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Here is the problem: A 500 kg car accelerates from rest to 100 m/s over a distance of 400m with the average frictional force of 1200N. If it took the car 7.3 seconds to do this, what is the power output in kW?

This was a question on Khan Academy. This is how they solved it:

​$KE=250kg*(110m/s)^2=3,025,000J$

$Work_{friction}=1200N*400m=480,000J $

$Power = \frac{3,025,000J+480,000J}{7.3 sec*1000} = 480.137 kW$

This is what I did:

$a=\frac vt$

$\Sigma F=m*v/t$

$F_{car}-F_{friction}=m*v/t$

$F_{car}=m*v/t+F_{friction}$

$Power=\frac{400(mv/t+F_{friction})}{7.3s * 1000}=478.59 kW$

What explains the difference in the answers I got? ​​

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    $\begingroup$ In the khan academy solution, it should be (100m/s)^2 instead of (110m/s)^2 $\endgroup$ – Harmohit Singh Jun 20 '17 at 16:07
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    $\begingroup$ The car's acceleration cannot have been constant. There is no constant value for the acceleration that makes the car reach 100 m/s in 7.3 s and travel 400 m. $\endgroup$ – John Rennie Jun 20 '17 at 16:13
  • $\begingroup$ I don't understand how you got your value there. I got ~441 kW; so I think you may have plugged a value in wrong. $\endgroup$ – JMac Jun 20 '17 at 16:36
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Your approach is fine. It's the given values that are defective. If you calculate the distance required for a car to reach 110 m/s in 7.3 seconds, it's actually 401.5 meters. If you insert that value into your power formula instead of the given 400 meters, you'll get the same answer they got.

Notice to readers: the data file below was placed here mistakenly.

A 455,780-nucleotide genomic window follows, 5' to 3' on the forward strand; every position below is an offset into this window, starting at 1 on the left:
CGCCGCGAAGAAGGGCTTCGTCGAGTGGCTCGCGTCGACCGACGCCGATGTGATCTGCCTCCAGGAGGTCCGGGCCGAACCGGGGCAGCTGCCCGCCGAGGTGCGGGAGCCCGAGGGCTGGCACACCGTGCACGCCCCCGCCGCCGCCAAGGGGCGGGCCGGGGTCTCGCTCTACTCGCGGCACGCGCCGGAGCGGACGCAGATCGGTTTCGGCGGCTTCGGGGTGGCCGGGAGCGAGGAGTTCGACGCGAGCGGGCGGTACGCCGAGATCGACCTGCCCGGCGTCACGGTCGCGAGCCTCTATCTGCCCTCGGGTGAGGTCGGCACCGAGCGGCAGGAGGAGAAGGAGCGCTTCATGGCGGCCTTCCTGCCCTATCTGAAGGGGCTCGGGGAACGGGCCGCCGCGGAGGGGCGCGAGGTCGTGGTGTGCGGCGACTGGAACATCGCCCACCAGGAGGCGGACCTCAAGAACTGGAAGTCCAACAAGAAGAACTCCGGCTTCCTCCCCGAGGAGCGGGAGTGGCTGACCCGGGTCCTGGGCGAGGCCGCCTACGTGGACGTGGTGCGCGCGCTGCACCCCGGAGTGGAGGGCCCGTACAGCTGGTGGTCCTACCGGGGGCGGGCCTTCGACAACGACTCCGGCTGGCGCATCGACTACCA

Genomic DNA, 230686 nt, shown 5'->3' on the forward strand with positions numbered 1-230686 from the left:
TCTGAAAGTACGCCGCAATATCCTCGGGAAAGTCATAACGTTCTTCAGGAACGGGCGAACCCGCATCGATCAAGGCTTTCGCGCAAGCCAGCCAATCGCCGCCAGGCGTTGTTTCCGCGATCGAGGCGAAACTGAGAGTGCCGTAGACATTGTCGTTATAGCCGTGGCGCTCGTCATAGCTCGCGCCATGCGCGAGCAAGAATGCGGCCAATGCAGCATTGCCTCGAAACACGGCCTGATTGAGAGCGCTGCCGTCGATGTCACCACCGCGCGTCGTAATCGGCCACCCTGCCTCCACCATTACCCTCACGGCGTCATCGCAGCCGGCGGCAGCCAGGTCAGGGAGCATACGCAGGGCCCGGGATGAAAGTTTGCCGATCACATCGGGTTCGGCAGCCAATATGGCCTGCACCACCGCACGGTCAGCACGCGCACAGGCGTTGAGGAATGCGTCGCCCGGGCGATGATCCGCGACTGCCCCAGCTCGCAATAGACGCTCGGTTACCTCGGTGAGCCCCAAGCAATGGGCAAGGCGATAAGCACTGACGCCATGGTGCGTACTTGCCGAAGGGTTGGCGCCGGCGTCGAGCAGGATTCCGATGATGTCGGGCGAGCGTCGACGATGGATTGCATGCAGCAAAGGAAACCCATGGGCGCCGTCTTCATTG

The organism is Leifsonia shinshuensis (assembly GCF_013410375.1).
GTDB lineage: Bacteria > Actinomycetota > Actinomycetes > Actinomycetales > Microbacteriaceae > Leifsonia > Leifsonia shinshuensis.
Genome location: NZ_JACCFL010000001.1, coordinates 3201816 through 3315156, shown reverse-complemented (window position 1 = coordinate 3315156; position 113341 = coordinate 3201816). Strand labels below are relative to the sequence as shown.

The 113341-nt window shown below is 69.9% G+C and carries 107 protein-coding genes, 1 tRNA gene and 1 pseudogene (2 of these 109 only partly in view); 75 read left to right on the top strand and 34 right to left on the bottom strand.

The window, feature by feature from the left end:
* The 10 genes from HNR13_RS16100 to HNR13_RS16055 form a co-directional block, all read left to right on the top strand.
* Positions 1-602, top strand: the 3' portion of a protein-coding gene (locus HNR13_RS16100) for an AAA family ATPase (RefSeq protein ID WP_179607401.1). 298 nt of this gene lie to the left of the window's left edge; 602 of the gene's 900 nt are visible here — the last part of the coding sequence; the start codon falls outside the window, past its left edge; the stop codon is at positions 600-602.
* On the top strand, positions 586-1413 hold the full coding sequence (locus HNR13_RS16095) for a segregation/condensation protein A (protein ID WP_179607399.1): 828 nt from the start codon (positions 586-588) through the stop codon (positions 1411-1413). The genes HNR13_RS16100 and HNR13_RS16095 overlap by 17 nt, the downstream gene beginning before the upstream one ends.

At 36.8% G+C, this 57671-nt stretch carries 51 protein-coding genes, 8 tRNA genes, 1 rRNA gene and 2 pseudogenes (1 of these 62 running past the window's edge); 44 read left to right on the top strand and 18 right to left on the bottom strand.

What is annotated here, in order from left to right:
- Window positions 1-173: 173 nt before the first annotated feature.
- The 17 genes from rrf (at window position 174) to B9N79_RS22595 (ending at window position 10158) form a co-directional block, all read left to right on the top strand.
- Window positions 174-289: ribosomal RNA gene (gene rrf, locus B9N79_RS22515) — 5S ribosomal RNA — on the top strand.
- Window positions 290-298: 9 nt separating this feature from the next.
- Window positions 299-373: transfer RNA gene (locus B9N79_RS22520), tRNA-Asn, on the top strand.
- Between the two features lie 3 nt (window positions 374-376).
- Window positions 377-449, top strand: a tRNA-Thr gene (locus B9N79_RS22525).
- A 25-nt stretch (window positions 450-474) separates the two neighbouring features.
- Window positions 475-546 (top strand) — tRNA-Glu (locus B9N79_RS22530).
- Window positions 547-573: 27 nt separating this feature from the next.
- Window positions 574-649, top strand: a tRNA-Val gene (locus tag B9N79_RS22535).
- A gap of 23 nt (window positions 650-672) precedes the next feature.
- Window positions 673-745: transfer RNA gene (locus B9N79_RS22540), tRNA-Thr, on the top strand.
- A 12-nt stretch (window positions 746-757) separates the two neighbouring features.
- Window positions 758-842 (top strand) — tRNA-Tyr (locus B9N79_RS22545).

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    $\begingroup$ The question gives four values: initial velocity, final velocity, distance and time. How did you decide to ignore distance? $\endgroup$ – DJohnM Jun 20 '17 at 19:51
  • $\begingroup$ My point is that the 4 given values are mutually inconsistent. I didn't ignore distance; I recalculated it assuming that the given values for velocity, time, and acceleration were precise. A short answer to the original question is that the difference between the two solutions is because of a rounding error in the problem statement. The problem writer tried to make it easier for the student by giving more information than was required, but actually introduced confusion by giving inconsistent values. $\endgroup$ – Richard H Downey Jun 21 '17 at 19:07

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